10 Facts About Drain Flies, The Small Flies That Are Always in Your Toilet & Bathroom


You know those small pesky flies that always show up in your drains and never go away? They’re also often in your toilets, too.

Image: Wikipedia

They belong to the Psychodidae family, and I think they’re psycho for never leaving.

Here are 10 facts about these annoying little insects.

How Drain Flies Really Look Like

Drain flies are teardrop-shaped and are only about 1.5 to 5mm long.

These light grey, tan, or brownish-black insects have a hunchbacked appearance, with a round body and large wings held roof-like over the body when at rest.

Their wings and body are covered in fine hairs, giving them a moth-like appearance. This is why they are sometimes called “moth flies”.

They Thrive in Toilets

Their larvae live in aquatic to sludge-based habitats, including bathroom sinks. They feed on bacteria and grow.

This means that toilets offer these pests the perfect breeding ground.

Drain fly larvae can sometimes be seen moving along the moist crevices in shower stalls or bathtubs or submerged in toilet water.


In small numbers, their larvae can sometimes be considered beneficial as their strong jaws can cut through the hair and sludge waste in drains which might otherwise form clogs.

However, unless this sludge layer is removed entirely, the adult flies will continue to find it and lay more eggs.

Insane Reproductive Power

Adult female drain flies lay their eggs in gelatinous films within wet, decaying organic matter like the sludge lining drains.

One adult female drain fly is capable of laying up to 100 eggs at once.

That’s pretty horrifying news.

As soon as an adult fly emerges from the breeding site, it starts to seek mates to breed right away.


I guess this is why you can never really get rid of them.

They Only Live Two Weeks

The life cycle of drain flies is extremely fast.

After an adult female lays eggs in sludge around sewage and drain areas, the eggs hatch in 32 to 48 hours.

The larvae are worm-like and feed on the organic matter in drains. This stage lasts anywhere from eight to 24 days before they enter the pupal stage.

Larvae encase themselves for transformation which lasts 20 to 40 hours.


After this, they emerge as adult flies and continue to infest sludge areas before they die about two weeks later.

Types of Drain Flies

The term “drain fly” can apply to three different groups of insects, but it usually refers to the moth fly (Psychodidae). These are commonly found in bathroom and kitchen drains, feeding on the organic gunk lining the pipes.

Phorid flies (Phoridae), are tiny, dark-colored with a characteristic hump-backed appearance. Since moth flies and phorid flies are both very small, it can be hard to tell them apart. Phorid flies breed in a wider range of decaying matter, including overripe produce, garbage, or very moist, potted plant soil.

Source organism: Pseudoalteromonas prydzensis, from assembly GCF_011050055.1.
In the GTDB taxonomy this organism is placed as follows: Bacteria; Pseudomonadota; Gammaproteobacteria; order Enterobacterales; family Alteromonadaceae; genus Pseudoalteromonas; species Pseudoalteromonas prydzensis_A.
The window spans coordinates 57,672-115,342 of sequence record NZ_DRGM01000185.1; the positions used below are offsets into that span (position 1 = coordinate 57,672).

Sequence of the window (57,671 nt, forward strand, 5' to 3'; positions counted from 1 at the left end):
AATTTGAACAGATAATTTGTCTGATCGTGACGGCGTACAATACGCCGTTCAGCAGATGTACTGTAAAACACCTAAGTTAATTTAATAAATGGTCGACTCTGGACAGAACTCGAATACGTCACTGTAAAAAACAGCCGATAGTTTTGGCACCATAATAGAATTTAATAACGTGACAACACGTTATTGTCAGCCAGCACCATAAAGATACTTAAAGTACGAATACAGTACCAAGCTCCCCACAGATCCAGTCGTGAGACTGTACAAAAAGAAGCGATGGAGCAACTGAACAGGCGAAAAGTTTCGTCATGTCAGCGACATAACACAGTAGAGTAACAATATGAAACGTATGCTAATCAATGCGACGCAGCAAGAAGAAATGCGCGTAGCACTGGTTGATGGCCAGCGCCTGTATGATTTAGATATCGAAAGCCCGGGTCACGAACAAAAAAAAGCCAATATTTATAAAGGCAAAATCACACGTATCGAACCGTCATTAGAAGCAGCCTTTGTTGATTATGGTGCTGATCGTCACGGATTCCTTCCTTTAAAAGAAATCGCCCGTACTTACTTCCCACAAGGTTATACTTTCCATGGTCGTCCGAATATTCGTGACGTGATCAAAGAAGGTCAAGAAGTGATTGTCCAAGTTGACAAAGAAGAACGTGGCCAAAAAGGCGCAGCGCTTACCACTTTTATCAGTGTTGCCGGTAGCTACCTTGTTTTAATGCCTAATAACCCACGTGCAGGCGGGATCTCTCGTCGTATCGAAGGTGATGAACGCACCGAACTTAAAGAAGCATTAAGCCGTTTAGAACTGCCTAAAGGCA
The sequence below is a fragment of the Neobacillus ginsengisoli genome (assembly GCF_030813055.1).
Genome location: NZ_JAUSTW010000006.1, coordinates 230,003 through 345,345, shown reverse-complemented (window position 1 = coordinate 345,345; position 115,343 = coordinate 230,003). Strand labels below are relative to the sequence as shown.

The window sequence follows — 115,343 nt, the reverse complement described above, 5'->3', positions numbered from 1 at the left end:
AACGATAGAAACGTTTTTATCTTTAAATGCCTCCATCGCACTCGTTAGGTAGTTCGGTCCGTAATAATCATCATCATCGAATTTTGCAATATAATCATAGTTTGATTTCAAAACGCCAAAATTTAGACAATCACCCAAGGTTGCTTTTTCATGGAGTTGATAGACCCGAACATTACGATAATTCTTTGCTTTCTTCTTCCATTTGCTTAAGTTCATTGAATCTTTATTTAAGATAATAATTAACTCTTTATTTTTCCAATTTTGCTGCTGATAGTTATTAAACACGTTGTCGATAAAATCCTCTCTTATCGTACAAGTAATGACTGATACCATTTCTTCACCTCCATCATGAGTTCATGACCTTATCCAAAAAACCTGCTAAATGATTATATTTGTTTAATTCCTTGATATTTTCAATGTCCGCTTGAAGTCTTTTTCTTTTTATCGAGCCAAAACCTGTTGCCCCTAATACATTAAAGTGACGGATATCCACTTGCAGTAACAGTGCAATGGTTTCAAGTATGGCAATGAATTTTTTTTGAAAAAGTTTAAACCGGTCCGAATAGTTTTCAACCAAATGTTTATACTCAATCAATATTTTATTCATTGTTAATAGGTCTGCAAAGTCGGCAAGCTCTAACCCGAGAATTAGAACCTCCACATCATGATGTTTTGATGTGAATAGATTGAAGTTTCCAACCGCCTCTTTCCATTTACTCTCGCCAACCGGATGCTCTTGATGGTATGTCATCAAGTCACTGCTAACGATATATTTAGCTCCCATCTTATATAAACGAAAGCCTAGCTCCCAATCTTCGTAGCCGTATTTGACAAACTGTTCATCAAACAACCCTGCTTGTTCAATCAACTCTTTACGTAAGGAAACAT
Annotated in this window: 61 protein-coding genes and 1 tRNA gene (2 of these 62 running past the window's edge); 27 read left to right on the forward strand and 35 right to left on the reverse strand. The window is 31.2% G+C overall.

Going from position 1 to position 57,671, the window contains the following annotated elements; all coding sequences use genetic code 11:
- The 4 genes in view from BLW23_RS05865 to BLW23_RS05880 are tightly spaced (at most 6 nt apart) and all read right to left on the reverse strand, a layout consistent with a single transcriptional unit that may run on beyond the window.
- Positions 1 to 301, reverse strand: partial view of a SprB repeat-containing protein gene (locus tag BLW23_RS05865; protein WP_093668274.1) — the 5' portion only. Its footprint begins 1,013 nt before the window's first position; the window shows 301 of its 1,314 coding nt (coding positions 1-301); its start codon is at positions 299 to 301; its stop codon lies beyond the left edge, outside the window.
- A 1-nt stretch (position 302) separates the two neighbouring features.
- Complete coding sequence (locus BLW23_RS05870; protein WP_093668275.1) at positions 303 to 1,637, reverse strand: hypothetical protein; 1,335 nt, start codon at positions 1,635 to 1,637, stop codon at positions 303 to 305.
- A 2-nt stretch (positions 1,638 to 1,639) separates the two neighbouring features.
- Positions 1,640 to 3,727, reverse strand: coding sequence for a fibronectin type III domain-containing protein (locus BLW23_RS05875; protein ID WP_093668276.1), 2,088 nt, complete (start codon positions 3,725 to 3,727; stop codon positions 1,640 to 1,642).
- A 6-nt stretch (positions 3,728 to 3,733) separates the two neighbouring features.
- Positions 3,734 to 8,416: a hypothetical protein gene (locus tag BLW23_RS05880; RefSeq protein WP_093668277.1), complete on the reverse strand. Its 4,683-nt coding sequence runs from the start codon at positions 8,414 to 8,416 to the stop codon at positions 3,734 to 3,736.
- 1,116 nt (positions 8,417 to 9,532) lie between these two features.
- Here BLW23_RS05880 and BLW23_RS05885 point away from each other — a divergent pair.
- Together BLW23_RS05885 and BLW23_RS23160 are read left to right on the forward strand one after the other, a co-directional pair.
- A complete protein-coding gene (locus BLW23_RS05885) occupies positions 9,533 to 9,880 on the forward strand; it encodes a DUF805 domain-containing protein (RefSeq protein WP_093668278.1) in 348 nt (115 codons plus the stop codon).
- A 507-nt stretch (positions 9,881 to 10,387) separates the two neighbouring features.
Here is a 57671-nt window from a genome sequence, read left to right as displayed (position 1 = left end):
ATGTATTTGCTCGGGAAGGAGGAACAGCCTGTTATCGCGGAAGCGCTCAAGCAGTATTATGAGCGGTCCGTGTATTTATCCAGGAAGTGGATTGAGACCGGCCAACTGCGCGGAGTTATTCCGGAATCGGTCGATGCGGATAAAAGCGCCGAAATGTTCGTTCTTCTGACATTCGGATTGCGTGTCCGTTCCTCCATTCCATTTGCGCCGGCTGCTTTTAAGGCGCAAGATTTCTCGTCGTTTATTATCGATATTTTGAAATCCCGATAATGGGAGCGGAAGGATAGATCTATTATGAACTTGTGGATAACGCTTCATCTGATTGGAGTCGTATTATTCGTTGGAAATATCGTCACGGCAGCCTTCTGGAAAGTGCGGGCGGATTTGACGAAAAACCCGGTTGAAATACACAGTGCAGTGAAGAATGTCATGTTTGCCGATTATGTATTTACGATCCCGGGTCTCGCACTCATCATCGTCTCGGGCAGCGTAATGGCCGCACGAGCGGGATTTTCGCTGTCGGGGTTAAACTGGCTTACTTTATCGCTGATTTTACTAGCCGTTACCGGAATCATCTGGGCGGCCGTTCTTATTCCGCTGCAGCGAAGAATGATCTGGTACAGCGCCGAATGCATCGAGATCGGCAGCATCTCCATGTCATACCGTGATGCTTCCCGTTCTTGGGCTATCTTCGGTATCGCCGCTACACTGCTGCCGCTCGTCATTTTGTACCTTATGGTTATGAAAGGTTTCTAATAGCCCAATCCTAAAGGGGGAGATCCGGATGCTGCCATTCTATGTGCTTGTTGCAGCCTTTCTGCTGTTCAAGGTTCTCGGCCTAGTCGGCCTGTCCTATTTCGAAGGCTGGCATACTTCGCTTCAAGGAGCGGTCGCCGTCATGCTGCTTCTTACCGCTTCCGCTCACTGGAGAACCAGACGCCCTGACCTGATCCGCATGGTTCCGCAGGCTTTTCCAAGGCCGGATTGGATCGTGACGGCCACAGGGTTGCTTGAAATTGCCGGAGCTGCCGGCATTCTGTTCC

Fruit flies (Drosophila Melanogaster) have distinctive red eyes. These flies are drawn to sugary substances and fermenting fruits and vegetables. Can sometimes lay eggs in moist areas as well.

Out of these three, the moth fly is the insect most closely associated with being a drain fly.

Drain Flies Are Not Good Fliers

Have you noticed that drain flies usually rest on walls?


When disturbed, they simply hop a few centimetres over and rest on the wall again instead of flying around.

While their wings look large compared to their bodies, they don’t provide ample lift or stability. They tend to flutter erratically with short, hopping movements instead of smoothly gliding.

The fine hairs covering their bodies and wings also create wind resistance, slowing them down and making it more challenging to control their direction.

Drain flies typically inhabit tight, enclosed spaces like drainpipes. Hence, they don’t require strong flight capability to get around their usual habitat.

As a result, they simply “jump” or fly short distances.


They Are Generally Not Harmful

Drain flies are not known to bite, sting, or transmit diseases to humans.

However, if they die in your home, their decaying bodies can cause allergic reactions in some people.

People with severe asthma may have trouble breathing because of the dust and fragments from their bodies, as well.

Moreover, since they breed in decaying matter, they could potentially land on food or surfaces and carry bacteria with them. In settings like hospitals where drains might harbor dangerous bacteria, they could act as a mechanical vector of those pathogens.

These Flies Are Commonly Found in Nature

The Psychodidae (moth flies) family includes over 2,900 described species worldwide. Most don’t inhabit drains in our homes.

Since these flies require very moist places to live, such as stagnant puddles of water, they thrive in compost piles or water bodies in nature.

Water bodies formed by terrestrial plants, including treeholes, often see a build up of organic matter which feeds the drain fly larvae.

Drain flies are well-adapted to harsh, fluctuating conditions, flourishing in both sewers and natural settings.


Blood Feeding Sand Flies

Females of the subfamily Phlebotominae, commonly called sand flies, are vicious blood feeders.

These guys are like kinda the “cousins” of drain flies.

The pain of their bites isn’t the biggest concern, however, as they can transmit many diseases through these bites.

Leishmaniasis, bartonellosis, and Pappataci fever are the most severe, with leishmaniasis infecting millions of people and causing 20,000 to 50,000 deaths per year.

They’re Were Around When Dinosaurs Were Alive

You know how these flies never truly go away, no matter what you do?

It appears even an asteroid couldn’t kill them.

Fossil Psychodidae date back to the late Triassic/early Jurassic, which means they were around when the earliest dinosaurs were alive (even before Stegosaurus and most other familiar species).

They would survive an apocalypse.